Hebrews:4:14 He writes, " Seeing then that we have a great High Priest who has passed through the heavens, Jesus the Son of God, let us hold fast our confession." A great high priest. And then, down in chapter 7 , let's turn there, describing his current role as a high priest. It goes on in:

Hebrews:7:24 - But He, because He continues forever, has an unchangeable priesthood.

V. 25 - Therefore He is also able to save to the uttermost those who come to God through Him, since He always lives to make intercession for them. This is one of the current, active roles that Jesus Christ has, and we can well imagine that we keep Him pretty well active in that. Not just us, but really all the people of God, and all of the world, for that matter because there is nothing that doesn't pass by and escape their attention.

V. 26 – But He is …holy, harmless….

V. 27 – who does not need daily, as those high priests, to offer up sacrifices, first for His own sins and then for the people, for this He did once for all when He offered up Himself.

And so, through these scriptures here we see Jesus' example of making an intercessory prayer for His disciples before He died, carrying that on as the Advocate before the Father for all who sin. And working as a high priest, as a functioning high priest, acting daily.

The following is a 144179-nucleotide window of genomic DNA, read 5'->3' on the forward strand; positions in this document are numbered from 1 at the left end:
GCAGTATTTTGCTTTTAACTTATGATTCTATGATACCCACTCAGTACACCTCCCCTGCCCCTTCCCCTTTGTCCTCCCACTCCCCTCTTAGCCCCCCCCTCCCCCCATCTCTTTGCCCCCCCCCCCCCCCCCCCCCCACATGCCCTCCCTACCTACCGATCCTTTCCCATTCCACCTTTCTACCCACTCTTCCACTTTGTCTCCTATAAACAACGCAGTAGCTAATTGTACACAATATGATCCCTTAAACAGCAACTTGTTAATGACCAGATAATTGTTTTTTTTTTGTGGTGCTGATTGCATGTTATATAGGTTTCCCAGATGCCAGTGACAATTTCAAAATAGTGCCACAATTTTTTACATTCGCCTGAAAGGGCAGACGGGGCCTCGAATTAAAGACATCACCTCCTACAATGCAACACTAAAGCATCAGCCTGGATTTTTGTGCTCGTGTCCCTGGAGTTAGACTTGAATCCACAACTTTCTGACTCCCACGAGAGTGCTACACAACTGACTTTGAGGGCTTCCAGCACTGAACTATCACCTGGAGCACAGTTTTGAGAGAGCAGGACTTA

The role of the high priest at the time of the temple and the sacrificial system was almost a twenty-four / seven type of job in terms of what was going on. When you understand the whole system there it was an activity that never ended at the temple, and earlier at the tabernacle. The role that Christ plays as the high priest at the throne of God today as an advocate for the people of God never ends. And so we have that example.

Now, what's the lesson for us as we bring this down to our level? What about us? How does this relate to us and our work as prayer offerers, if you will, making intercessory prayer in our life for each other, and for all the needs that come across to us in acting in the same way?

Well, it's very simple. We're told in several locations that, and we were even reminded of that in the sermonette here this afternoon that Christ is in us. And if Christ is in us because of the Holy Spirit, his life within us and the life we live now is Jesus Christ within us. We have this life of the high priest, our intercessor, our advocate, actively in us through and by the Holy Spirit.

How much more should then we as individuals be praying in the same way as our example, Jesus Christ gives us, as we saw that He did in John 17 , and were told that he does here in Hebrews and 1 John . This is His work, and therefore His work within us must be, and should be along the same way. It's just a part of our responsibility. It's a part of what goes with our calling, and the relationship that we have with Christ as He lives His life within us in faith. That is the key. That is what we should be doing, as well.